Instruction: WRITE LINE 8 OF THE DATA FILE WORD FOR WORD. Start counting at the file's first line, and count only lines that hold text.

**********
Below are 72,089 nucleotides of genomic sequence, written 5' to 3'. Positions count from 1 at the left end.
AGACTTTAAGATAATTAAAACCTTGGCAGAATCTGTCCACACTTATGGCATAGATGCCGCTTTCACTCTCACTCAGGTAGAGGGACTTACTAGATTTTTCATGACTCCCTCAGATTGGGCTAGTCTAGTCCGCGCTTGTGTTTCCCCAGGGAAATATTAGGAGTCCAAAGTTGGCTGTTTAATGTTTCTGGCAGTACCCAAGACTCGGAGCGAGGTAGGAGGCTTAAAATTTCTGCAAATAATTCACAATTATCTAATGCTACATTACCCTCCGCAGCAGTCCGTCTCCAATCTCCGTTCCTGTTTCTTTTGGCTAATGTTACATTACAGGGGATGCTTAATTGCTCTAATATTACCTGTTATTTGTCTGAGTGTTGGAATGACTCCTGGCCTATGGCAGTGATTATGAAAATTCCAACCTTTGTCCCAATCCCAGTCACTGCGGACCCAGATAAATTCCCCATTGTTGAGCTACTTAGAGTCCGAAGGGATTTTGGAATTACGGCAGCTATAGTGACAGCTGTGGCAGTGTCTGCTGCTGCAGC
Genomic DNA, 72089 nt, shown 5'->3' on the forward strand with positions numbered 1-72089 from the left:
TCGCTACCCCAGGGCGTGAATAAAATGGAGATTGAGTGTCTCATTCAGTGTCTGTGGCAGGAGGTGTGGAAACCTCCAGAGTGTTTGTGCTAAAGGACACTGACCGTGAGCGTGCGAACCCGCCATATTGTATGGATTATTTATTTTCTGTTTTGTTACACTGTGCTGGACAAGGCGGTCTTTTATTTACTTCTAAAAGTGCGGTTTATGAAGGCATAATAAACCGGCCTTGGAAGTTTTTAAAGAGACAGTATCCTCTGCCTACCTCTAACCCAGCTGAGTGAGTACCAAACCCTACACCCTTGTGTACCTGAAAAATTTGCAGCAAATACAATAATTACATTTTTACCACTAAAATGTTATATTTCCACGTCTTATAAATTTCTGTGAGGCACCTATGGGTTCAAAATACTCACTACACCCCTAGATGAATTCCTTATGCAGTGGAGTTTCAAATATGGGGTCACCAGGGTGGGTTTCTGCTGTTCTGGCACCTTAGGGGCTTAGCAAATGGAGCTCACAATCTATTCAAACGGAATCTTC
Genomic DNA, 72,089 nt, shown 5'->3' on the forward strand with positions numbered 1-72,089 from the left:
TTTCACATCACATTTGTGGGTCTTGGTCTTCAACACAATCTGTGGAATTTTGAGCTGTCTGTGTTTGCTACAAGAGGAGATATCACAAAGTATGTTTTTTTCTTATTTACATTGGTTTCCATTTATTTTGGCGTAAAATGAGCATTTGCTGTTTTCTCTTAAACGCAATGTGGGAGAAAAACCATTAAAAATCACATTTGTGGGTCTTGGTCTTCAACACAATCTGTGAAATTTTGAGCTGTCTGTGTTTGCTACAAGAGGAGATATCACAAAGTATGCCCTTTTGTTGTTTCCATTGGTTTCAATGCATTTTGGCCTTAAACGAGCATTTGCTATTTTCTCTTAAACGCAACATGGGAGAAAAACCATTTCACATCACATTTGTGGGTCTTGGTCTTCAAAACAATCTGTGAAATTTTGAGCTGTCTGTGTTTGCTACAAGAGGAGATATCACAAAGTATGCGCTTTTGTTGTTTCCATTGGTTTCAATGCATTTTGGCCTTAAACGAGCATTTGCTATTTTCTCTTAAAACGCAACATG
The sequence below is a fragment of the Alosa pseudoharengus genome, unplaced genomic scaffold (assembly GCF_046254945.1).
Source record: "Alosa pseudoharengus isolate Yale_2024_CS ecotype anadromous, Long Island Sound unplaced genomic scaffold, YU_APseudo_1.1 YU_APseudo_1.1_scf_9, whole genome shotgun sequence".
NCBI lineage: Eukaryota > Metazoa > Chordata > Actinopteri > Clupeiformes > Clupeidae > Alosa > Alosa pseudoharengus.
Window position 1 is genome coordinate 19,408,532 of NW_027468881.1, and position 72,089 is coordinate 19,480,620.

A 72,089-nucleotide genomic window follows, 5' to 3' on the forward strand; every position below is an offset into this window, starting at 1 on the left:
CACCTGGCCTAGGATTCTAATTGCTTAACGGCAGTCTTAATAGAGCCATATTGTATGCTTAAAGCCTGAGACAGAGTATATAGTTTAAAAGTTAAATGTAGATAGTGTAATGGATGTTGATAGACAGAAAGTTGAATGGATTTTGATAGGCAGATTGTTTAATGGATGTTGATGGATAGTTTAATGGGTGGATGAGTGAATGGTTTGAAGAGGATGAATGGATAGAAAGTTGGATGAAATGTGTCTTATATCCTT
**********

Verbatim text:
Source record: "Alosa pseudoharengus isolate Yale_2024_CS ecotype anadromous, Long Island Sound unplaced genomic scaffold, YU_APseudo_1.1 YU_APseudo_1.1_scf_9, whole genome shotgun sequence".